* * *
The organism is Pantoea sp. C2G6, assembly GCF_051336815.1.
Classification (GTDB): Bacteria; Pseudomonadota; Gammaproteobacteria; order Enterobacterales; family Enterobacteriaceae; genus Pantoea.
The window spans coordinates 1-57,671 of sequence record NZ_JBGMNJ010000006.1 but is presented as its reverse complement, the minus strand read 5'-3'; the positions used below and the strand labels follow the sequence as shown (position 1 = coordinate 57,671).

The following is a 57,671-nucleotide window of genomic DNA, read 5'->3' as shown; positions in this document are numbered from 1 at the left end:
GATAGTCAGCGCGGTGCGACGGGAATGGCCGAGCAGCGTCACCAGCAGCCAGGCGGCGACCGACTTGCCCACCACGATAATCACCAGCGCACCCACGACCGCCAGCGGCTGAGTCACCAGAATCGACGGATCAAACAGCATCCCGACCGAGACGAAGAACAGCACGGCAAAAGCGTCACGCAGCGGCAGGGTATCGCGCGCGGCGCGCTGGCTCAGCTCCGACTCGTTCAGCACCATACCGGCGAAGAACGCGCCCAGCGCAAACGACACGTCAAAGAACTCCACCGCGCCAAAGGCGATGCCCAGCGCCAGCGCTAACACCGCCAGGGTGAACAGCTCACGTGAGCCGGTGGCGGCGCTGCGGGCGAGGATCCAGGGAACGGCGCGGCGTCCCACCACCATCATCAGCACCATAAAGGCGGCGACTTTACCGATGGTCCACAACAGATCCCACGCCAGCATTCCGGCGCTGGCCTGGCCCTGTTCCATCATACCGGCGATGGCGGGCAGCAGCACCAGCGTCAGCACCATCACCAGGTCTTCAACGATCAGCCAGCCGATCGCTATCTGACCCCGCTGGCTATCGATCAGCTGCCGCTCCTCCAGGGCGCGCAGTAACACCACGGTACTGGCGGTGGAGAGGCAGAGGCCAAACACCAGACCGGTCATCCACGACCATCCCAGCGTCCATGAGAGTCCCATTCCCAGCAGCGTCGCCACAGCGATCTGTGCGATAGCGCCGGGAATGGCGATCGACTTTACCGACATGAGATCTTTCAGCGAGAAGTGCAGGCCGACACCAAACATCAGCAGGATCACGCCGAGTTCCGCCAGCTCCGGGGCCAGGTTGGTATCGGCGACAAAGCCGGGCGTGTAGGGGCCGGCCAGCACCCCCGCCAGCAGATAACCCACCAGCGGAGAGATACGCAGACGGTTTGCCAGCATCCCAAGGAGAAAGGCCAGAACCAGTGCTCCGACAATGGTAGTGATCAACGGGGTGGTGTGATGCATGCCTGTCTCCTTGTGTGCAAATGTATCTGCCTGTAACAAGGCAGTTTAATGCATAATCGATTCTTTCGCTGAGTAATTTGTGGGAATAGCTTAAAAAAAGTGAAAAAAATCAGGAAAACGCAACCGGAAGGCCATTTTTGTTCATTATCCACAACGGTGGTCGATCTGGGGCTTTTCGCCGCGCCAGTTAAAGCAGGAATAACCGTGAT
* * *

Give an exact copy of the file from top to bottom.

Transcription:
The organism is Pantoea sp. C2G6, assembly GCF_051336815.1.
Classification (GTDB): Bacteria; Pseudomonadota; Gammaproteobacteria; order Enterobacterales; family Enterobacteriaceae; genus Pantoea.
The window spans coordinates 1-57,671 of sequence record NZ_JBGMNJ010000006.1 but is presented as its reverse complement, the minus strand read 5'-3'; the positions used below and the strand labels follow the sequence as shown (position 1 = coordinate 57,671).

The following is a 57,671-nucleotide window of genomic DNA, read 5'->3' as shown; positions in this document are numbered from 1 at the left end:
GATAGTCAGCGCGGTGCGACGGGAATGGCCGAGCAGCGTCACCAGCAGCCAGGCGGCGACCGACTTGCCCACCACGATAATCACCAGCGCACCCACGACCGCCAGCGGCTGAGTCACCAGAATCGACGGATCAAACAGCATCCCGACCGAGACGAAGAACAGCACGGCAAAAGCGTCACGCAGCGGCAGGGTATCGCGCGCGGCGCGCTGGCTCAGCTCCGACTCGTTCAGCACCATACCGGCGAAGAACGCGCCCAGCGCAAACGACACGTCAAAGAACTCCACCGCGCCAAAGGCGATGCCCAGCGCCAGCGCTAACACCGCCAGGGTGAACAGCTCACGTGAGCCGGTGGCGGCGCTGCGGGCGAGGATCCAGGGAACGGCGCGGCGTCCCACCACCATCATCAGCACCATAAAGGCGGCGACTTTACCGATGGTCCACAACAGATCCCACGCCAGCATTCCGGCGCTGGCCTGGCCCTGTTCCATCATACCGGCGATGGCGGGCAGCAGCACCAGCGTCAGCACCATCACCAGGTCTTCAACGATCAGCCAGCCGATCGCTATCTGACCCCGCTGGCTATCGATCAGCTGCCGCTCCTCCAGGGCGCGCAGTAACACCACGGTACTGGCGGTGGAGAGGCAGAGGCCAAACACCAGACCGGTCATCCACGACCATCCCAGCGTCCATGAGAGTCCCATTCCCAGCAGCGTCGCCACAGCGATCTGTGCGATAGCGCCGGGAATGGCGATCGACTTTACCGACATGAGATCTTTCAGCGAGAAGTGCAGGCCGACACCAAACATCAGCAGGATCACGCCGAGTTCCGCCAGCTCCGGGGCCAGGTTGGTATCGGCGACAAAGCCGGGCGTGTAGGGGCCGGCCAGCACCCCCGCCAGCAGATAACCCACCAGCGGAGAGATACGCAGACGGTTTGCCAGCATCCCAAGGAGAAAGGCCAGAACCAGTGCTCCGACAATGGTAGTGATCAACGGGGTGGTGTGATGCATGCCTGTCTCCTTGTGTGCAAATGTATCTGCCTGTAACAAGGCAGTTTAATGCATAATCGATTCTTTCGCTGAGTAATTTGTGGGAATAGCTTAAAAAAAGTGAAAAAAATCAGGAAAACGCAACCGGAAGGCCATTTTTGTTCATTATCCACAACGGTGGTCGATCTGGGGCTTTTCGCCGCGCCAGTTAAAGCAGGAATAACCGTGAT